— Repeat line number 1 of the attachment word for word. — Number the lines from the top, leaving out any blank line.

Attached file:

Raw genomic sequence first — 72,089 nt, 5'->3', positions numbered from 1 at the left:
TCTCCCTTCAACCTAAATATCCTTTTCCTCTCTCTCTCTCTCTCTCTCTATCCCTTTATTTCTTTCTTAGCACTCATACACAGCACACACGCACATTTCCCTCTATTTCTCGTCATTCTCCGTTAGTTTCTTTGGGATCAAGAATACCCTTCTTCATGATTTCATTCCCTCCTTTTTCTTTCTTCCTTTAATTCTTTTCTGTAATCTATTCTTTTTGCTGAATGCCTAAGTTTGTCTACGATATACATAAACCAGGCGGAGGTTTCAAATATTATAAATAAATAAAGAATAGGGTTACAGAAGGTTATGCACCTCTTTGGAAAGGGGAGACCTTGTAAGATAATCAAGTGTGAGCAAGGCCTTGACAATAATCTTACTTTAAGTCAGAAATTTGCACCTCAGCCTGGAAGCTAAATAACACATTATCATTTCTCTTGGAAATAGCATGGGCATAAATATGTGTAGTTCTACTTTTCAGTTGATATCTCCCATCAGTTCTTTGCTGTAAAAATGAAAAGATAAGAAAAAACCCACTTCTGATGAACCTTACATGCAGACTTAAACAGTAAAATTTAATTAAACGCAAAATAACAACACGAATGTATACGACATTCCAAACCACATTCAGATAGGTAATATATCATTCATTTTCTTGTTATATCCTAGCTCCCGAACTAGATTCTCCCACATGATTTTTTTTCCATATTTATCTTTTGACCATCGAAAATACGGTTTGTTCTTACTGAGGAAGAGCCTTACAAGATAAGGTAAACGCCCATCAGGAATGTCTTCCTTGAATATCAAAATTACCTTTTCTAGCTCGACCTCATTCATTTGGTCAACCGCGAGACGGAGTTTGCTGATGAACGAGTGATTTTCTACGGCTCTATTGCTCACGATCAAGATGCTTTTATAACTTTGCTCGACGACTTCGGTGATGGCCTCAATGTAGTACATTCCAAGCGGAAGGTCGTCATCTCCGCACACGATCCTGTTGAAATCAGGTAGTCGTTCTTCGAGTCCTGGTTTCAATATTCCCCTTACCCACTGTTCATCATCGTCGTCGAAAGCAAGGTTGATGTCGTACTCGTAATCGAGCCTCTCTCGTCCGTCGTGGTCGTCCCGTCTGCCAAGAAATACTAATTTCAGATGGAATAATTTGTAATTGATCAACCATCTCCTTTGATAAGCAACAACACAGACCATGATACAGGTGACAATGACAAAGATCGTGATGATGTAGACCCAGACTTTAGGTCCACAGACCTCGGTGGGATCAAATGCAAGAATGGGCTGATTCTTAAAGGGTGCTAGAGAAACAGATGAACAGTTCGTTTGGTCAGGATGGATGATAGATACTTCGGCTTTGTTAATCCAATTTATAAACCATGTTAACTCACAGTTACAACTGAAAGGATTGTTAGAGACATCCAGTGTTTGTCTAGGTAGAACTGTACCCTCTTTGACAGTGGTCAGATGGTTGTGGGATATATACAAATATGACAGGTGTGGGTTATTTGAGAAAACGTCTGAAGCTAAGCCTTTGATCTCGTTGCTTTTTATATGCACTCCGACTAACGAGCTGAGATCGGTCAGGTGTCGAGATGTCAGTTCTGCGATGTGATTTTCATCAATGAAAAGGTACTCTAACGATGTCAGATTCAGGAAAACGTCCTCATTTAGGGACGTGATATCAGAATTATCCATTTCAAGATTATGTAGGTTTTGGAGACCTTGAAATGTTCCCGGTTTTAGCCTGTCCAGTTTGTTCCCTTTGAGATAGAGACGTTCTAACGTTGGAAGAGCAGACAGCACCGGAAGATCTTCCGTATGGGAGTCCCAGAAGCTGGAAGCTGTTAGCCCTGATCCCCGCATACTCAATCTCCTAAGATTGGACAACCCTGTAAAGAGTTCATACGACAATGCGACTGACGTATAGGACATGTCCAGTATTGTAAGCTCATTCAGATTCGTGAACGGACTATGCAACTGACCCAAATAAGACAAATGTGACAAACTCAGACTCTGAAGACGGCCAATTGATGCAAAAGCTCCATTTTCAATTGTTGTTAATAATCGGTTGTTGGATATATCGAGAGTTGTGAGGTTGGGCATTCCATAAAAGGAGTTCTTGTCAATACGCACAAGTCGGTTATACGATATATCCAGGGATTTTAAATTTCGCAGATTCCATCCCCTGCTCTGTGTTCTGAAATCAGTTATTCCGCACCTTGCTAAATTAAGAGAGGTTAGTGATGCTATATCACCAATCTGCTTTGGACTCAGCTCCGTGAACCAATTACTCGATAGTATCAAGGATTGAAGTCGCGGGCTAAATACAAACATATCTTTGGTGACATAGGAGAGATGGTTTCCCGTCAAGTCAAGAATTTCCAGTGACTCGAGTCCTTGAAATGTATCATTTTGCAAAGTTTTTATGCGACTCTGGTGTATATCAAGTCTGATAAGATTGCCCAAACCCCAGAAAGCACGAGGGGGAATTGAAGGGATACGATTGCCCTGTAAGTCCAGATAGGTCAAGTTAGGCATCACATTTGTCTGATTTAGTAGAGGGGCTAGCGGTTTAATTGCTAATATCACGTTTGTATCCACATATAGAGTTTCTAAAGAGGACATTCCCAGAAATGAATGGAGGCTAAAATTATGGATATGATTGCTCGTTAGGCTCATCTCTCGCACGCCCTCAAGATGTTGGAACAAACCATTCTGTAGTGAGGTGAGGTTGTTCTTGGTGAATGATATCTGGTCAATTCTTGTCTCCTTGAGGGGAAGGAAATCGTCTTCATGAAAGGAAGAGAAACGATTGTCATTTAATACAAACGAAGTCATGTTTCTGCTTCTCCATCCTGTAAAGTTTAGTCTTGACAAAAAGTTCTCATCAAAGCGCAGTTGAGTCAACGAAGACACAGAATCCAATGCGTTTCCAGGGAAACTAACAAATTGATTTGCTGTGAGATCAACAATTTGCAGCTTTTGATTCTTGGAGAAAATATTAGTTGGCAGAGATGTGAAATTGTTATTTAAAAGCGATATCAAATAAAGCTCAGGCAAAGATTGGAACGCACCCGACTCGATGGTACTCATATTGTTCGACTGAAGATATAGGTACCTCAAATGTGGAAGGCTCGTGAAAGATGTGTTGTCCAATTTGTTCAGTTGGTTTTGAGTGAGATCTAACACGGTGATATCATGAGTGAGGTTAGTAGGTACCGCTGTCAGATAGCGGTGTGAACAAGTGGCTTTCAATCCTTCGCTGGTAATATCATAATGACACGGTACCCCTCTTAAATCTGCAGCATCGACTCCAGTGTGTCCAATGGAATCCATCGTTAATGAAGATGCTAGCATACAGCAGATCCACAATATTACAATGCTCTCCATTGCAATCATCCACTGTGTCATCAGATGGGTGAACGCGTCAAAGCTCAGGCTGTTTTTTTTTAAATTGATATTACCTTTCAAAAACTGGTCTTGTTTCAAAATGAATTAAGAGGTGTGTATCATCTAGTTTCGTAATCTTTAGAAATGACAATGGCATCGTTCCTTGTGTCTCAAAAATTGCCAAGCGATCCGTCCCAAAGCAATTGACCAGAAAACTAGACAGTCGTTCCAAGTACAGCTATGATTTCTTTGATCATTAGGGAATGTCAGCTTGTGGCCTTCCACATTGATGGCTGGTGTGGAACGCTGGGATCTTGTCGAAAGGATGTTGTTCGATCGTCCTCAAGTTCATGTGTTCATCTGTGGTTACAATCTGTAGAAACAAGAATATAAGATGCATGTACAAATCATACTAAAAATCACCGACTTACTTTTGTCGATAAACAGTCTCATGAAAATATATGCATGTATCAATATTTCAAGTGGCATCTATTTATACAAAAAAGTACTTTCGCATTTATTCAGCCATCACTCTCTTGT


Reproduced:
Raw genomic sequence first — 72,089 nt, 5'->3', positions numbered from 1 at the left: